What is Druidry today?
With the growing awareness many people have towards the environment, there is an understandable interest in the Nature, or Pagan, religions. Druidry means different things to different people. There are those who take their spirituality from Druidry and blend it with their own tradition, be that Pagan or Christian. And there are others who try to follow a rediscovered “Druidism”.
To give an insight into modem Druidry we must start with exploring the symbol and Druidic “sacred mantra” known as the Awen.
Central to Druid philosophy is the force known as the Awen. The closest definition of the words Awen is “divine inspiration” or “flowing spirit” and it is this flowing spirit that guides us through the Druid work and, because the force of the Awen is described thus, it can be seen as many different things. The force of divine poetic inspiration, which is held within the three drops of potion brewed in the Cauldron of the Goddess Ceridwen, to the Christian Trinity of Father, Son and Holy Ghost, both could be described as the Awen.
The symbol of the Awen is the “Three Rays of Light” shining from three single points surrounded by three circles. The three points can represent the directions of the sunrises of the Soistices and Equinoxes. On the Summer and Winter Solstices the Sun rises east-north-east and east-south-east respectively, whilst on the Spring and Autumn Equinoxes it rises due east. The Awen also symbolises the three drops of inspiration from the Cauldron of Ceridwen. The three circles represent the three Circles of Creation in Welsh cosmology, ie Abred, Gwynvid and Ceugant. The central area represents the realm of Annwn.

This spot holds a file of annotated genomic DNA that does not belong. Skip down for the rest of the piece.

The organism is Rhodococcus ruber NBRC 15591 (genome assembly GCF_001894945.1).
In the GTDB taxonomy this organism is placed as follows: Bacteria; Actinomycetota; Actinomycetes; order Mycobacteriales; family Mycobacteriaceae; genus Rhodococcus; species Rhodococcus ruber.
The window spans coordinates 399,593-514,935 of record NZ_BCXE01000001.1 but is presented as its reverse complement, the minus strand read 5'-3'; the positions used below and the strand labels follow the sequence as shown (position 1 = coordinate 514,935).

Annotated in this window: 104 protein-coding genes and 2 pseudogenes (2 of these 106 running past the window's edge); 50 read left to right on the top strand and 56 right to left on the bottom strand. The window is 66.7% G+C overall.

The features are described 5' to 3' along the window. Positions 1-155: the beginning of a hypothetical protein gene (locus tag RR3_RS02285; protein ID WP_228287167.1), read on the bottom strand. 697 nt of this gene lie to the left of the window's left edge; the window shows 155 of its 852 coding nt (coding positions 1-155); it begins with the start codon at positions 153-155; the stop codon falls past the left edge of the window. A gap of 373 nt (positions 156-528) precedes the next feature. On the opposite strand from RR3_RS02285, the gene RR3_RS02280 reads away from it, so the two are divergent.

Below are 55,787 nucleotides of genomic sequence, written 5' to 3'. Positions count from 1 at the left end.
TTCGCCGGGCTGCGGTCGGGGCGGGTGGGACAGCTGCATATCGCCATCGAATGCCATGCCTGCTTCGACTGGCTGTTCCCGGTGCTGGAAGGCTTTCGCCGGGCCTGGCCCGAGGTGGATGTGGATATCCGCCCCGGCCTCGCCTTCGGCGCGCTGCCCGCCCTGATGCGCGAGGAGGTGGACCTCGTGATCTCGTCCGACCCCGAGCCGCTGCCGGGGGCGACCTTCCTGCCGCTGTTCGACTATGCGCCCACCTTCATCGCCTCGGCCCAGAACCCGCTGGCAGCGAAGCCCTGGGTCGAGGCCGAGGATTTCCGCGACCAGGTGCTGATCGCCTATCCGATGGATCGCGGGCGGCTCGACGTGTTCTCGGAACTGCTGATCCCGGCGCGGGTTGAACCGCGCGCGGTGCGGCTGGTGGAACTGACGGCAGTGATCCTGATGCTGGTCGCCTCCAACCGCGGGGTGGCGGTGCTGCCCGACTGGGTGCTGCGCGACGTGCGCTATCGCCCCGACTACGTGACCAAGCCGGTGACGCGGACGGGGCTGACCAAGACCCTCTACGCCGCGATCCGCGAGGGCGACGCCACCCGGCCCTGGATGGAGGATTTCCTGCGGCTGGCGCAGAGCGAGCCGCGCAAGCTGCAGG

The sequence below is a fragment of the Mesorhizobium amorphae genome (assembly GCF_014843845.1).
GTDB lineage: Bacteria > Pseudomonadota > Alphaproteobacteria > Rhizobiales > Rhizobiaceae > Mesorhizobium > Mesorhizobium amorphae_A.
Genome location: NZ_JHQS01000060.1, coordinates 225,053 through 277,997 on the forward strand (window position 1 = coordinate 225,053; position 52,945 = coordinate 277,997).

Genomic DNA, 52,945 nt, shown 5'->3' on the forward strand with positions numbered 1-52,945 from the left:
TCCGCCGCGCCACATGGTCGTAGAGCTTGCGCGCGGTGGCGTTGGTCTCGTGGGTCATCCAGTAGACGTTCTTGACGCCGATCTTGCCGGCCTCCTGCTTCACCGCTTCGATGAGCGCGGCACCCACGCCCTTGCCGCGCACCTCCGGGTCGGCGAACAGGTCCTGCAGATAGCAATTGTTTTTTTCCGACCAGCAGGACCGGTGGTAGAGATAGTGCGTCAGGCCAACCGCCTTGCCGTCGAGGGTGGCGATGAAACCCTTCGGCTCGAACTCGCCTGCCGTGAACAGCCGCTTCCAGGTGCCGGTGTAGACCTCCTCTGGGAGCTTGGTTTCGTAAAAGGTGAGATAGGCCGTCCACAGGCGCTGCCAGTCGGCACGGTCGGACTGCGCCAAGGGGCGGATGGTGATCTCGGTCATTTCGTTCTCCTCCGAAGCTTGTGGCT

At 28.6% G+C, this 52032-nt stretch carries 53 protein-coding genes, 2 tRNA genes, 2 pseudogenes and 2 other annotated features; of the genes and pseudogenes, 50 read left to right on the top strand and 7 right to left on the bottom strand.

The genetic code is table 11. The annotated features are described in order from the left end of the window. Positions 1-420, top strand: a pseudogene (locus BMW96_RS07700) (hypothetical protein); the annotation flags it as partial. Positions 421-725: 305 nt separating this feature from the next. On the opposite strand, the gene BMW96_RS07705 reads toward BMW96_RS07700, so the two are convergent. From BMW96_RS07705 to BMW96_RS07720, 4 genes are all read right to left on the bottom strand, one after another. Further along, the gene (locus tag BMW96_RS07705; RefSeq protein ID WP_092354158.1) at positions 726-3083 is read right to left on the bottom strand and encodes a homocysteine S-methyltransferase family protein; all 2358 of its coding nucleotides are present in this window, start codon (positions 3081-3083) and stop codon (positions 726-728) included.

During a Druid ritual, the Awen can be intoned as a single monotone note using three syllables “Ah-oo-en”(some Druid Orders intone the three letters I. A. U. in a similar way). The power held within the Awen mantra can be used in many ways – from initiating poetic inspiration, to drawing down the blessing of the God and Goddess or evoking a change in the atmosphere of a ritual circle.
It is truly a sacred word.
Like many others the Druids honour the eight seasonal festivals of our modern Pagan traditions. These being:
The Solar Cycle
Alban Arthan (Winter Solstice): Alban Arthan means the Light of Arthur. Some Druid Orders believe this means the Light of the hero King Arthur Pendragon who is symbolically reborn as the Sun Child (The Mabon) at the time of the Solstice. Others see the Light belonging to the star constellation known as the Great Bear (or the Plough) – Arthur, or Art, being Gaelic for Bear. This constellation shines out in the sky and can symbolise the rebirth of the Sun. At this point the Sun is at its southernmost point almost disappearing beyond the horizon, and the days are at their shortest. This was a time of dread for the ancient peoples as they saw the days getting shorter and shorter. A great ritual was needed to revert the course of the sun. This was probably calculated by the great circles of stone and burial grounds which are aligned to this festival, such as Newgrange in Co. Meath, Eire. Sure enough, the next day the Sun began to move higher into the sky, showing that it had been reborn.